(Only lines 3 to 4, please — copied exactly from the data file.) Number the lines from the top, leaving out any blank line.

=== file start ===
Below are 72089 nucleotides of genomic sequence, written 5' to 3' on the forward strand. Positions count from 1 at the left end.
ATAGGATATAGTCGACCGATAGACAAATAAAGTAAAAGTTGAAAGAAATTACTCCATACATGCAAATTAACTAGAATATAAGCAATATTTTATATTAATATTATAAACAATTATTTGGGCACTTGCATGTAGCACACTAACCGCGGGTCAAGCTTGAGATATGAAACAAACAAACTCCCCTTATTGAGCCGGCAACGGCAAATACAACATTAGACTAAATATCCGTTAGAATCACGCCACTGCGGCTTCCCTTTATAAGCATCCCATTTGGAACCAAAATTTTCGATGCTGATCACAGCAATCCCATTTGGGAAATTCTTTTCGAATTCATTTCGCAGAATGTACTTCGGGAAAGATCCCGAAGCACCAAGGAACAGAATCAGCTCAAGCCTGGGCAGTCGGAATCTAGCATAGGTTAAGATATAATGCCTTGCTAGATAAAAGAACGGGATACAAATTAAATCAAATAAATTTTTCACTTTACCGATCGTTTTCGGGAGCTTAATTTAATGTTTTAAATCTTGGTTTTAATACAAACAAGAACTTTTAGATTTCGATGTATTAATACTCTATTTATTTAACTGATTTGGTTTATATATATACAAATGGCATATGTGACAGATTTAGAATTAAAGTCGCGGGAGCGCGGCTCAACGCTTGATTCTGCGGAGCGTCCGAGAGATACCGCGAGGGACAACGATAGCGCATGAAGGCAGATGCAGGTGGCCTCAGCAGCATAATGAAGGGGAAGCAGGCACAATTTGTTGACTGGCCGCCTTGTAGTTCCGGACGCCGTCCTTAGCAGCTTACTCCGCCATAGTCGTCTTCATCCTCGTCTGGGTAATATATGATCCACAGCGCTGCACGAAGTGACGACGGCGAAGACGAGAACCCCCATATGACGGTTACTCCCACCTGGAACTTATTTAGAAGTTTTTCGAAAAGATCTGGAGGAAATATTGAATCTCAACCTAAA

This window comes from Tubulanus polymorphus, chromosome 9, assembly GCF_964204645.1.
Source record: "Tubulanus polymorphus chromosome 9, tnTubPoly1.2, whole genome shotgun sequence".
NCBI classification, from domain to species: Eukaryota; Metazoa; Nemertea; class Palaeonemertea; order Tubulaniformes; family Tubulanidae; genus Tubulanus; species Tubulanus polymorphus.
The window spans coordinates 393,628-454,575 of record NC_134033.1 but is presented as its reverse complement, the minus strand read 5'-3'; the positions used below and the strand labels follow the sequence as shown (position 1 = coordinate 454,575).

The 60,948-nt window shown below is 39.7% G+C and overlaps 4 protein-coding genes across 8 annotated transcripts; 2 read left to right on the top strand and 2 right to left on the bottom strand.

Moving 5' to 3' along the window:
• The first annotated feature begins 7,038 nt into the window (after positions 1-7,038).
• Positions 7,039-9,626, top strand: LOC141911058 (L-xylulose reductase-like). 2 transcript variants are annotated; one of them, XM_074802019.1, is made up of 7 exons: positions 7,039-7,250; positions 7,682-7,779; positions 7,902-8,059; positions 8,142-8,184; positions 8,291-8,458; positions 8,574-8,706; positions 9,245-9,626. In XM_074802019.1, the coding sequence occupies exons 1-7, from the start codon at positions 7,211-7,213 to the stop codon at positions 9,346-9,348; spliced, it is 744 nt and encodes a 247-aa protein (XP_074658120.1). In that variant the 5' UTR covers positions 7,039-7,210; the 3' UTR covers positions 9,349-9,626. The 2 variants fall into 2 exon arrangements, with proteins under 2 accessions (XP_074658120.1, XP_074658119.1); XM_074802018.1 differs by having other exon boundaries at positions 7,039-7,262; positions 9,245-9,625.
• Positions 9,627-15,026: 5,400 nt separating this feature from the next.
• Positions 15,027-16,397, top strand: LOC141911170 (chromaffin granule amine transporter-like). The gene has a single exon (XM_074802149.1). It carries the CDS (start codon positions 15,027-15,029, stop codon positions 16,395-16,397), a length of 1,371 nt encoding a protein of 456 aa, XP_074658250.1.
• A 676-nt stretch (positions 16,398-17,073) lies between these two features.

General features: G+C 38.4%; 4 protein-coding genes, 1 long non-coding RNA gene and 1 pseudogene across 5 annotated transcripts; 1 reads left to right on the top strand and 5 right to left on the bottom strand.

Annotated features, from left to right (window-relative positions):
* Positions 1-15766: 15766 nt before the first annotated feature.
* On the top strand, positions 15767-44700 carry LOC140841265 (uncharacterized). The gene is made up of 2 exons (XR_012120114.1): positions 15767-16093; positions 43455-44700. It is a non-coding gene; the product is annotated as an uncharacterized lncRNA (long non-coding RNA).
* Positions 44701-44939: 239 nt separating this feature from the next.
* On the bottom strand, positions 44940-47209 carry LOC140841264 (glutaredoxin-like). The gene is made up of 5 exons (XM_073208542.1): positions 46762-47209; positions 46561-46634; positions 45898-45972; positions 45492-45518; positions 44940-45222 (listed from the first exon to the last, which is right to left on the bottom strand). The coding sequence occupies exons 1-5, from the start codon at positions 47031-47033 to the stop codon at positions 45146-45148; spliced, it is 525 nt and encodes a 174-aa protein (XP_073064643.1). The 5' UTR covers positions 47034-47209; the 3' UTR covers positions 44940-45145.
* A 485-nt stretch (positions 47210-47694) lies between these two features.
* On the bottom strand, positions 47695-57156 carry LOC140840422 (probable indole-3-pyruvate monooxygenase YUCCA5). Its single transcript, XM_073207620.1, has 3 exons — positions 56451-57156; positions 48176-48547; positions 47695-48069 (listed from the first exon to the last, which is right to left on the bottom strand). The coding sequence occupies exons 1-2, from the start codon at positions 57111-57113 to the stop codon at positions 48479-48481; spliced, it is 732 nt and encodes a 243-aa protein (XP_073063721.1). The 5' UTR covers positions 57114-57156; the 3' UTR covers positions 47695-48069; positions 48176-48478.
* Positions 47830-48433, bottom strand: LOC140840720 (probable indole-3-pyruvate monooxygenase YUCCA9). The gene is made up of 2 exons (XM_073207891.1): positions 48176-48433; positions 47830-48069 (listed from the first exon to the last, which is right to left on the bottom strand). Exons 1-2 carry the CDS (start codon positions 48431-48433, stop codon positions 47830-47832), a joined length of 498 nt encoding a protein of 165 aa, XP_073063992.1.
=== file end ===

This window comes from Tubulanus polymorphus, chromosome 9, assembly GCF_964204645.1.
Source record: "Tubulanus polymorphus chromosome 9, tnTubPoly1.2, whole genome shotgun sequence".